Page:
Do you have a strong passion for what you do? When you talk about your business and tell stories or relate amazing case studies, do people say: “You should write a book?”
The most interesting aspect of writing “a book” is that now people will think differently about you because you are an author, an expert, albeit self-proclaimed. Your status has risen as others have a higher perceived competence of anyone who is published—especially if your book looks great, and has good content.
Books come in all shapes and sizes. For example, a corporate health coach created a 24-page 5”x7” book with a striking four-color cover, professional editing and layout. This was his new calling card. It was his words, his passion—and his way of standing out in the crowd. A few weeks after it was printed, he called and exclaimed, “My first contract already paid for the book!”
And, a very talented man wrote a 164-page book on marketing, with an attention-grabbing cover, and professional editing and formatting. The square shape set the book apart from others. His book successfully promoted his expertise to prospective clients, and it was invaluable for back-of-room sales when he spoke to groups.
Also, the book by a large financial services firm provided strong, clear and easy-to-access info that their niche market needs, and showed how well they understand those specific needs.
Could you use a book as a sales/marketing tool, a give-away, or for back-of-the-room sales when you speak?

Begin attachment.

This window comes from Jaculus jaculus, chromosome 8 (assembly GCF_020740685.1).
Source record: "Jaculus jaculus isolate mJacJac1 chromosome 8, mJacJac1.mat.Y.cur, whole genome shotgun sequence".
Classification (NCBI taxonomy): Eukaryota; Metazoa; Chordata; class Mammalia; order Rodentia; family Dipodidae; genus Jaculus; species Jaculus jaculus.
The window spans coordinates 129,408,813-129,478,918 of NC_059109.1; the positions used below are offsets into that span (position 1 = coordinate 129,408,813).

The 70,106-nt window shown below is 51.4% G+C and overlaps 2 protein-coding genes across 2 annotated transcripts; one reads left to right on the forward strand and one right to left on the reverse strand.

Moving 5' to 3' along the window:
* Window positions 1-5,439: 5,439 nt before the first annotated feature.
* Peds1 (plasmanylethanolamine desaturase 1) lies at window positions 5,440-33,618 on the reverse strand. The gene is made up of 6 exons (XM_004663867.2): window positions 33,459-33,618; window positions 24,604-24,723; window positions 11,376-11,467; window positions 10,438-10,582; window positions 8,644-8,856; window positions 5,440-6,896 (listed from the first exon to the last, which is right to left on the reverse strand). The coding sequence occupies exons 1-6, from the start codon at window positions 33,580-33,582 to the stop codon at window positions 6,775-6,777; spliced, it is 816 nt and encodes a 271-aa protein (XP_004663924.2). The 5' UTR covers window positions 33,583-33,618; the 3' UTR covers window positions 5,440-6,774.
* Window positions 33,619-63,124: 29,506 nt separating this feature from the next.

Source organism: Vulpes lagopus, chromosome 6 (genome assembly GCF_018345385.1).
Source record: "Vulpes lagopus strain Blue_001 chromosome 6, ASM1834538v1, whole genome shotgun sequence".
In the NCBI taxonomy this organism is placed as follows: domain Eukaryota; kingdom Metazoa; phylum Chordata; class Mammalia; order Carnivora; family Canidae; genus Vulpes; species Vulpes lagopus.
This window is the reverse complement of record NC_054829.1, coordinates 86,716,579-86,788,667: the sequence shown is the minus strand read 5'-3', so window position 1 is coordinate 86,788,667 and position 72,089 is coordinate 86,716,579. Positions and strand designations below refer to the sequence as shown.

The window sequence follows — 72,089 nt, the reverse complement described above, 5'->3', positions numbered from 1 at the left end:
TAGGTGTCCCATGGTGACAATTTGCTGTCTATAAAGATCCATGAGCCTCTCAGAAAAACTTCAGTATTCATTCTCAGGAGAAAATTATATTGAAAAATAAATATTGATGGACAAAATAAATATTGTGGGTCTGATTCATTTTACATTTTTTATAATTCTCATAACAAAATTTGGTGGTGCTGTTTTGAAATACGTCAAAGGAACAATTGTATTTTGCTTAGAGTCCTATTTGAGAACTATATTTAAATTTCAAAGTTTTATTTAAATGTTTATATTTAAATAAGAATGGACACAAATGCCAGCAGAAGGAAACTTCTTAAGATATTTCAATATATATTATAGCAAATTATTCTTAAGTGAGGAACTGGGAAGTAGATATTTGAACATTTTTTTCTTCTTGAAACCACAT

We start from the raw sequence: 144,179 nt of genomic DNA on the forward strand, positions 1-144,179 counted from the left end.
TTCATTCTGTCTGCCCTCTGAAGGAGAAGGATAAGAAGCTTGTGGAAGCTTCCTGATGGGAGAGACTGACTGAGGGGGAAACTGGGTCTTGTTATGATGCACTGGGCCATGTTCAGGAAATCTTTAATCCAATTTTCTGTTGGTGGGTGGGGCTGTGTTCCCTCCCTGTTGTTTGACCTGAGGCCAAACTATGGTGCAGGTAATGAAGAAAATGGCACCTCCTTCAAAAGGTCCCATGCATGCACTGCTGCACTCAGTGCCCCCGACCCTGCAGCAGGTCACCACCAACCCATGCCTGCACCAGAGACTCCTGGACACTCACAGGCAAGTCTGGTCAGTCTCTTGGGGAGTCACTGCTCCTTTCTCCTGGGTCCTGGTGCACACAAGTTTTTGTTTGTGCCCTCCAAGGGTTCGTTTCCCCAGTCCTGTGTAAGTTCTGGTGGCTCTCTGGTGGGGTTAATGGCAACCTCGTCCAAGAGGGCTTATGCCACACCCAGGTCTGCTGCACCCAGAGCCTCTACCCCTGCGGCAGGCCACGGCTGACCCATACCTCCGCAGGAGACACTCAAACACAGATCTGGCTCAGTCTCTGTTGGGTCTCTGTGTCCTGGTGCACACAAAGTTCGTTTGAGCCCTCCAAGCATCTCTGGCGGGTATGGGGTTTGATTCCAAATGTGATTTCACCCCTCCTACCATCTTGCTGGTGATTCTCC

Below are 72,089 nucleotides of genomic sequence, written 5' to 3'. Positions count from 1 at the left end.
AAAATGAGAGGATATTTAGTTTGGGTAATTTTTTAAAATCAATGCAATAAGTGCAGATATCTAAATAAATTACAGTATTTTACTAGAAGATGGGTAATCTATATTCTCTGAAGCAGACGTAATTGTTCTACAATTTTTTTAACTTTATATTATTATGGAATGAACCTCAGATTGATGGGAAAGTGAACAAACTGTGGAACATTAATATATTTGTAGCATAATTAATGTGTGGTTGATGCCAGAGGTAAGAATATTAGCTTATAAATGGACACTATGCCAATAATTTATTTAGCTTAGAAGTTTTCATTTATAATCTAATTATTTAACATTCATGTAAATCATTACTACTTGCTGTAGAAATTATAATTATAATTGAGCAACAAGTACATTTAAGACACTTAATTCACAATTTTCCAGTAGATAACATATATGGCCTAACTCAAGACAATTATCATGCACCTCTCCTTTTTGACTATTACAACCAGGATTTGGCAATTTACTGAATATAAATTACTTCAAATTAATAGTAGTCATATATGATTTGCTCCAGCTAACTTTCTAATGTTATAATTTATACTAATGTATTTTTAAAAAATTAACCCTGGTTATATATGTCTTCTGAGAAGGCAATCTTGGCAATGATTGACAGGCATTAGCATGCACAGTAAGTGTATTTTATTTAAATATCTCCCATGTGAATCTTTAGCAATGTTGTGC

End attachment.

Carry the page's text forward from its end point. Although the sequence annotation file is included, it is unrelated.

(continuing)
The next steps:
Now that you have seen the possibilities for you and your company, it’s important to understand book publishing. If your book is going to be a marketing piece, it will likely be self-published, so let’s start with the different steps. The total costs will be determined by number of words/pages. This is where the economics of publishing a book is relevant, and includes these essential parts.
- Words/Content – You can write the content yourself because no one knows it better—or work with a ghostwriter and together determine content: What do you want them to know, and what does your reader want/need to know?
- Editing – Let the good people on your staff give input and review the work, but hire an outside professional editor. A qualified editor will make the book better, and the editor’s knowledge of grammar, punctuation, word usage, etc. will make you look very smart, trustworthy and thorough!
- Proofreading – Proofreading should be done both by people in your company who know your business, and a different editor/proofreader than the one who edited your book.
- Cover design – Hire a book cover designer—even if you just want words on the cover—to design the front and back cover as required by a book printer. The designer knows colors, type styles, etc. IMPORTANT: The cover makes your first impression—and announces your title and subtitle.
- Inside formatting – Hire a professional book designer to create a topnotch layout. If the inside design looks amateurish, readers might even perceive your best words negatively, and it can also mean your book will not be read.
- Printing – Use only printers with experience in book printing. In small quantities (under 800 books) digital printing is the answer. After the initial run, you can order in small quantities (publish/print on demand) as needed.
No author wants his or her self-published book to LOOK self-published. It’s all about attention to the details so that you reach your goal of a well-written and professional-looking book.
When writing about your business or passion, often the most difficult thing is finding the time and the most efficient way to get your intellectual property (what you know that others don’t) out of your head and onto paper.
I will be happy to answer your questions, and also guide you to other publishing professionals.
Connie Anderson edits manuscripts for business books and other genres like memoirs, how to, self-help, business, etc. www.WordsandDeedsInc.com, Connie@WordsandDeedsInc.com.